A good place to get started with molecular cooking is by using foams. Many foams are easy to make and they add great flavor and texture to a dish. They can also be applied easily to many of your favorite meals. Here we will show you how to make a soy foam adapted from the excellent Alinea cookbook.
Soy lecithin foams can be made from many liquids by adding between 0.2% and 1.0% soy lecithin by total weight to the liquid, heating it to a simmer, letting it cool, then blending it until it foams.
To make the soy foam we take equal parts soy sauce and water and whisk together with sugar and soy lecithin on the stove until it comes to a simmer. Strain it out and let it cool. Once you're ready to use it you just use an immersion blender on the liquid until it establishes a strong foam, about 2 to 3 minutes. You can then spoon the foam over your dish to serve.
The basic soy foam ratio by weight is 100% water, 100% soy sauce, 4.8% sugar, and 0.8% soy lecithin. So basically you take equal parts water and soy sauce then add 4.8% (.048) of the weight in sugar and about 0.8% (.008) in soy lecithin. For example, take 100 grams of water and 100 grams soy sauce then add 4.8 grams soy sauce (100 * 0.048) and 0.8 grams soy lecithin (100 * 0.008).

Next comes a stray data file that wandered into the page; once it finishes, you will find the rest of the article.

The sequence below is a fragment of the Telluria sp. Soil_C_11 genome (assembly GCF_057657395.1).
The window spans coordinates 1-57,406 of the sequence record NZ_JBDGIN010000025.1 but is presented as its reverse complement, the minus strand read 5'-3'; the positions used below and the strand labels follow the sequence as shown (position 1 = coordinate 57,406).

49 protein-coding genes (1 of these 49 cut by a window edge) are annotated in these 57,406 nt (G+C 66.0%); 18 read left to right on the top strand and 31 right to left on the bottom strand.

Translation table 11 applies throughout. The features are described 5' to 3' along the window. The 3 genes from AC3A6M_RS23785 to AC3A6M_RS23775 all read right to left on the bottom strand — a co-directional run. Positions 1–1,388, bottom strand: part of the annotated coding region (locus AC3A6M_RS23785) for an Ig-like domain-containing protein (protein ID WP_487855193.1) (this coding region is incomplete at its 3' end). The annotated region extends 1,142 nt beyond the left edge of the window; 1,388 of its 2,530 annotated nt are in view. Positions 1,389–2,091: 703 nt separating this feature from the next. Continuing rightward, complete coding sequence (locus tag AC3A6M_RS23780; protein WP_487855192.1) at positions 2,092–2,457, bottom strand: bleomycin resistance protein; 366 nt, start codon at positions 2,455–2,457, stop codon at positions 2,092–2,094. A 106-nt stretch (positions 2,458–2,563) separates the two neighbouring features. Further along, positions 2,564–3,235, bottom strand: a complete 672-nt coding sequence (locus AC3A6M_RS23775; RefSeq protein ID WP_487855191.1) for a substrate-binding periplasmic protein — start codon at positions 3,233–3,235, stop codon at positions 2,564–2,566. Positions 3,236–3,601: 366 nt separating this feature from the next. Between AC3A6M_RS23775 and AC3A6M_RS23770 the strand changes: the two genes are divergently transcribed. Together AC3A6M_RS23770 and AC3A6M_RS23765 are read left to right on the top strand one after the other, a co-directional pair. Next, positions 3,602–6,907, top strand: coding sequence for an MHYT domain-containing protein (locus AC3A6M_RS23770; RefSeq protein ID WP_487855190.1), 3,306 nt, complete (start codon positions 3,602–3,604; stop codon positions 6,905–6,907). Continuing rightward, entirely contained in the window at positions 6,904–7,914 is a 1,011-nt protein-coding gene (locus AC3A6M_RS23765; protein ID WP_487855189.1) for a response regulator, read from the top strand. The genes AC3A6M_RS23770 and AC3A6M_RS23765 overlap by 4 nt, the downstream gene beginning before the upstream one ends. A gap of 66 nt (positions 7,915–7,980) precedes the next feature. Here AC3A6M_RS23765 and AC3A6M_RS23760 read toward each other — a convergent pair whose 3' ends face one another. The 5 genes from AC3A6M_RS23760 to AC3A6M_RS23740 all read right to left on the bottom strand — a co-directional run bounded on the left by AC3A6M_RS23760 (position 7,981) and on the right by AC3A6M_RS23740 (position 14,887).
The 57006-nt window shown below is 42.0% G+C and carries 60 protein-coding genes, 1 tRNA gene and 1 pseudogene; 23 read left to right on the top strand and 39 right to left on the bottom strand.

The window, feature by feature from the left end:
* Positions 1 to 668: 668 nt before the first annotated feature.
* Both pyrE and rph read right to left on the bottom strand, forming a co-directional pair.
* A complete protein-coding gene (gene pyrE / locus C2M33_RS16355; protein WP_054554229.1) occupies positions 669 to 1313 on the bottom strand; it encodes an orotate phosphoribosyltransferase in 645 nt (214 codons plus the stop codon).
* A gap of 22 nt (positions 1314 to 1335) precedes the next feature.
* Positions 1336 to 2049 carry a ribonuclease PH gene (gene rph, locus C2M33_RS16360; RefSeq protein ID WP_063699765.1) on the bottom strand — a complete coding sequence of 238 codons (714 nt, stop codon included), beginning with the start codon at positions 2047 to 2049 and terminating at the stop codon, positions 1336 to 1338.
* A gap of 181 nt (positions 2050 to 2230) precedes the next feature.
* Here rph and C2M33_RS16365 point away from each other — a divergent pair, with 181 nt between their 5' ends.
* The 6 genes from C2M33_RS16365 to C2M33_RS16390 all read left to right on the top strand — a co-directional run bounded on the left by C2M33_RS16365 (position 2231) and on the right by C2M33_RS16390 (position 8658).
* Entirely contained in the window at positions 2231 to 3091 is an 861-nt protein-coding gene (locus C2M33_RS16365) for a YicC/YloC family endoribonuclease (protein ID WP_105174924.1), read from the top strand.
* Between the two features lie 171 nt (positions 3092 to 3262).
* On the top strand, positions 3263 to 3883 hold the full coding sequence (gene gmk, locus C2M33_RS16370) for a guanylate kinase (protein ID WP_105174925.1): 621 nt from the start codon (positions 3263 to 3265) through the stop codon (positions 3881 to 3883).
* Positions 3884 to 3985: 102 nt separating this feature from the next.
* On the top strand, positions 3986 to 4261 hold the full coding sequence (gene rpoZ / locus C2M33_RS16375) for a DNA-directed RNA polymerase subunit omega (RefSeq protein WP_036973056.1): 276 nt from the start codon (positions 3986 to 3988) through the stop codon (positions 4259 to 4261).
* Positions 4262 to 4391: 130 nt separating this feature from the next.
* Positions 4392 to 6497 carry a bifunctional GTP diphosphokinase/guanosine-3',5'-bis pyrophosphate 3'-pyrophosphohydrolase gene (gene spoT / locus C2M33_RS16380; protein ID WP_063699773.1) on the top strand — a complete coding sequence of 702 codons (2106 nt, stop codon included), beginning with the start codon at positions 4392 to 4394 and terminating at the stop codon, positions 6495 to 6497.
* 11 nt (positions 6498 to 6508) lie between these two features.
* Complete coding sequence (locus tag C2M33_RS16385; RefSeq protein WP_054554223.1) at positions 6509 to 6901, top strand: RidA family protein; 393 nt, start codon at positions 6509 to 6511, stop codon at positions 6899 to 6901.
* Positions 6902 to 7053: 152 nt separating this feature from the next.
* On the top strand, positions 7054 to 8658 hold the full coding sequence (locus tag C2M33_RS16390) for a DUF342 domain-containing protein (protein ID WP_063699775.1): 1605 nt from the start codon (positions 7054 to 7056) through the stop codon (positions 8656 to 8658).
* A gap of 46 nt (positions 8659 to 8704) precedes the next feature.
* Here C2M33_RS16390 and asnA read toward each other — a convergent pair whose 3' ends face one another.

Soy Foam Ratio
- 1 partWater
- 1 partSoy Sauce
- 0.048 partSugar
- 0.008 partSoy Lecithin
If you like this recipe you can get more than 80 other recipes from my book Modernist Cooking Made Easy: Getting Started. The book covers many of the popular modernist techniques such as gelling, spherification, and foams. It also explores modernist ingredients like agar, sodium alginate, tapioca maltodextrin, and xanthan gum. It is all presented in an easy to understand format and I think it's the best way to learn about modernist cooking.
Also, if you are just getting started experimenting with molecular gastronomy and modernist cuisine then I highly recommend one of these molecular gastronomy kits. They have everything you need to do many different dishes.